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Young Mr. Lincoln

Young Mr. Lincoln(1939)

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According to Joseph McBride's tome biography Searching for John Ford, Peter Bogdanovich observed that when the director spoke of Abraham Lincoln, there was "such an extraordinary sense of intimacy in his tone, that somehow it was no longer a director speaking of a great President, but a man talking about a friend."

Now available on DVD from the Criterion Collection is Ford's intimate valentine to the Great Emancipator, Young Mr. Lincoln (1939), a fine slice of Americana that is best served with some of Mom's apple pie. Starring Henry Fonda as the titular character, Ford's film is less biography than hagiography, structured around a story loosely based on a real event in Lincoln's early years in Springfield, Illinois, one that had the young lawyer successfully defending Duff Armstrong in 1857 of murder charges by referencing an almanac.

Young Mr. Lincoln touches upon several key moments in Lincoln's life; his early romance with the doomed Ann Rutledge; an awkward courtship with society darling Mary Todd; the introduction of his folksy style to the political stump; and the pre-destined way in which Lincoln stumbles upon a copy of Blackstone's Commentaries, his first exposure to the law, a discipline in which Lincoln sums up simply and profoundly as "right 'n' wrong." But what is most important other than the plot--which is really a tranquil stream of anecdotal episodes—is the way in which Lincoln's early life is seen through our privileged perspective of knowing what the man was destined for, that of serving as the president who symbolically bore the sins of the nation and bound up its wounds. In the final sequence in the film, Lincoln walks to the top of a hill amidst an approaching storm, a metaphorical nod to the coming crisis between the United States. (This sequence, shot on the Fox Studio backlot, was a happy accident. A real thunderstorm was approaching, and when the rain began to fall as Fonda walked up the hill, Ford said aloud, "The tears of the multitudes.")

Young Mr. Lincoln wasn't Ford's first take on the 16th president. Lincoln figures prominently in the director's silent epic The Iron Horse, as the inspiration, if not the guiding force, for the Herculean task of building the transcontinental railroad. It is a portrait of Lincoln the father of modern America. Then the memory of Lincoln weighed heavily on Warner Baxter's mind in Ford's The Prisoner of Shark Island (whose French title is Je n'ai pas tue Lincoln, or I Did Not Kill Lincoln); Baxter plays Dr. Samuel Mudd, the physician who was wrongly convicted of co-conspiracy with J.W. Booth. (Mudd's name is still mud to this day; so far, his descendents have been unsuccessful in overturning his conviction.) Lincoln is also a presence in The Civil War, Ford's segment of How the West Was Won (1962), Sergeant Rutledge (1960), The Man Who Shot Liberty Valance (1962), and Cheyenne Autumn (1964).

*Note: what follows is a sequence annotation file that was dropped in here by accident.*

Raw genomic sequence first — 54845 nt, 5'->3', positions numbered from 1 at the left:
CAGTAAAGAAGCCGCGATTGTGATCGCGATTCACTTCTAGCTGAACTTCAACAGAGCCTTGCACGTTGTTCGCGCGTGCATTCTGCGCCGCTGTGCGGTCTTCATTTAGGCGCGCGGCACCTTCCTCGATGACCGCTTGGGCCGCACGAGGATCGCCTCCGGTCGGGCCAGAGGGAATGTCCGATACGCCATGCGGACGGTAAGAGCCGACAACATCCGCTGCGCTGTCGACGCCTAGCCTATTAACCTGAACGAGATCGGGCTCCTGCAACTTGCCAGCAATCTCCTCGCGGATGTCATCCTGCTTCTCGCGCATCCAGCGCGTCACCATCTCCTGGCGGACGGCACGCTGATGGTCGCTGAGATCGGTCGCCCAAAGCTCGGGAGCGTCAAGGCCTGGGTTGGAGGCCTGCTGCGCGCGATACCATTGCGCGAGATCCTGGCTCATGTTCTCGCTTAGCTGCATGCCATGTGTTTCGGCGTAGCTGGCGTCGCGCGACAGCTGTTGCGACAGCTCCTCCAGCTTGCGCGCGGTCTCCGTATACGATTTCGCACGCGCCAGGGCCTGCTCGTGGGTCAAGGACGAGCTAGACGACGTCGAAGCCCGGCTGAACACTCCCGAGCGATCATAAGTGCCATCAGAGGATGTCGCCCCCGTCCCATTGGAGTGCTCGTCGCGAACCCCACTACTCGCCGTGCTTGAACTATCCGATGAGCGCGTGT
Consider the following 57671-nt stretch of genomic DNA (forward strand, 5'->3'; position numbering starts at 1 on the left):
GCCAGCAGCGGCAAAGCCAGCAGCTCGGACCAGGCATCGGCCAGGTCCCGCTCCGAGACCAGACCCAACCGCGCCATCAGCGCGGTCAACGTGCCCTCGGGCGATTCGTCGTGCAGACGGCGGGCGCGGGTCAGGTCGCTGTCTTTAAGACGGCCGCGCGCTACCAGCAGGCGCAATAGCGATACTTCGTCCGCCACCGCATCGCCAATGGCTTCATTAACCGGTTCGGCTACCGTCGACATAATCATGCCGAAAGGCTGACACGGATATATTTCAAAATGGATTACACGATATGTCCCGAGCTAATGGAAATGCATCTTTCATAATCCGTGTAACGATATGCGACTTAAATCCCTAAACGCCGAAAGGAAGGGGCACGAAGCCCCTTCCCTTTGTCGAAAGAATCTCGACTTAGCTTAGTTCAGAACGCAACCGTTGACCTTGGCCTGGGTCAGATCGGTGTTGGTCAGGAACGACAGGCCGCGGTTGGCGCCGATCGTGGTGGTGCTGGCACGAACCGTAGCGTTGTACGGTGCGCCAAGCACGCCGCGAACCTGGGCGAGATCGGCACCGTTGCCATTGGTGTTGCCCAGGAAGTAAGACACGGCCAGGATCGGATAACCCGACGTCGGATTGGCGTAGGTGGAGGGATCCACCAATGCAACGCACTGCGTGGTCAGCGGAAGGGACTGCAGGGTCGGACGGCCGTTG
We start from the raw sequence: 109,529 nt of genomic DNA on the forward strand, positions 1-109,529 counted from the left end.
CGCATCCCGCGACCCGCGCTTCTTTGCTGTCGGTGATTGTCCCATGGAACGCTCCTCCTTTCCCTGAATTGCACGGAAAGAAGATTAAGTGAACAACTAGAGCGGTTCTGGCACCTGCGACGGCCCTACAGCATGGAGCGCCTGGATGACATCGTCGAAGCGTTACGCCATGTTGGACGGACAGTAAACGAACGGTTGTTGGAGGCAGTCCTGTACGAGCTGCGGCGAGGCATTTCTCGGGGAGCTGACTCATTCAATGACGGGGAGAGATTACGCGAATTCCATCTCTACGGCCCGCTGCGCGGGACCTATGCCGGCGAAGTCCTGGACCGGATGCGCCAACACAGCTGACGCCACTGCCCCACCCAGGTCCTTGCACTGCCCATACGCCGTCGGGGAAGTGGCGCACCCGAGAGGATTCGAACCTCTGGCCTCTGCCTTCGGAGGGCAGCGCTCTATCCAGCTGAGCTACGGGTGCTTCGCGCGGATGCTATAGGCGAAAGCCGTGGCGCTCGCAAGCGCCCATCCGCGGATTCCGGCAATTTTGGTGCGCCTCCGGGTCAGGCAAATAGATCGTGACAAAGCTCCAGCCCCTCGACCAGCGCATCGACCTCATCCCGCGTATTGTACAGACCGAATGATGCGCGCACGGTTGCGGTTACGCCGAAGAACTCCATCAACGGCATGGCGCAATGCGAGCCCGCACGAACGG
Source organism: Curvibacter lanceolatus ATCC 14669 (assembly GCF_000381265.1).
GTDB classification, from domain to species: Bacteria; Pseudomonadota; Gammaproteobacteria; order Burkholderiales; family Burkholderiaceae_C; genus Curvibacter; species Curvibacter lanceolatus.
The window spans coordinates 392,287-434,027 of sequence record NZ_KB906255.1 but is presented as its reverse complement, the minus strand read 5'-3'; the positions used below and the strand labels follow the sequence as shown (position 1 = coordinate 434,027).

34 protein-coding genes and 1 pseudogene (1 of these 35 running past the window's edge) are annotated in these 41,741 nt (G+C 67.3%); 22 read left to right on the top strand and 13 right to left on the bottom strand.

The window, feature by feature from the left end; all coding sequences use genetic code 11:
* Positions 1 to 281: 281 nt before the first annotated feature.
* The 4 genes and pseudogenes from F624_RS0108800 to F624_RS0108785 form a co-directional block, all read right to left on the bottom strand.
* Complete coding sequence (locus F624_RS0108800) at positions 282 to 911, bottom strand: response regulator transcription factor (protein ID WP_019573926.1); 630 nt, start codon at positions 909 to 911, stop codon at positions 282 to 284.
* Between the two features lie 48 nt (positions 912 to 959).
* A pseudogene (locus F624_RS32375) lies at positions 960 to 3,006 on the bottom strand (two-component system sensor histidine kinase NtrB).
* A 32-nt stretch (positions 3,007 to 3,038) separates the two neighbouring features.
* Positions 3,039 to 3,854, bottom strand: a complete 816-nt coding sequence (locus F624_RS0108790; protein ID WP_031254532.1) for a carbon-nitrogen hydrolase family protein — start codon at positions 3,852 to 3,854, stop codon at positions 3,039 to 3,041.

Intimidated by playing such an imposing figure, one that was still very fresh in the American conscience, Hank Fonda at first rejected the part. "I didn't think I could play Lincoln. Lincoln to me was a god," Fonda said. But he later changed his mind, due in part to a meeting in which Ford reportedly told the reluctant star that he would be playing not "the Great Emancipator" but "a jack-legged lawyer from Springfield, Illinois — a gawky kid still wet behind the ears who rides a mule because he can't afford a horse." As Fonda later said, that quote was actually peppered with a liberal dose of four-letter-words, best unprinted here. Regardless of how he sold the part to Fonda, Lincoln was a deity to Ford as well. According to McBride, Lincoln is to Ford "the archetypal figure of justice, a man who dispenses legal wisdom with a priestlike humor, charity, and tolerance. He is the forefather of the Fordian lineage of folksy, humane judges and politicians that also includes Judge Priest (from Ford's 1934 film of the same title) and Mayor Skeffington (from 1958's The Last Hurrah)."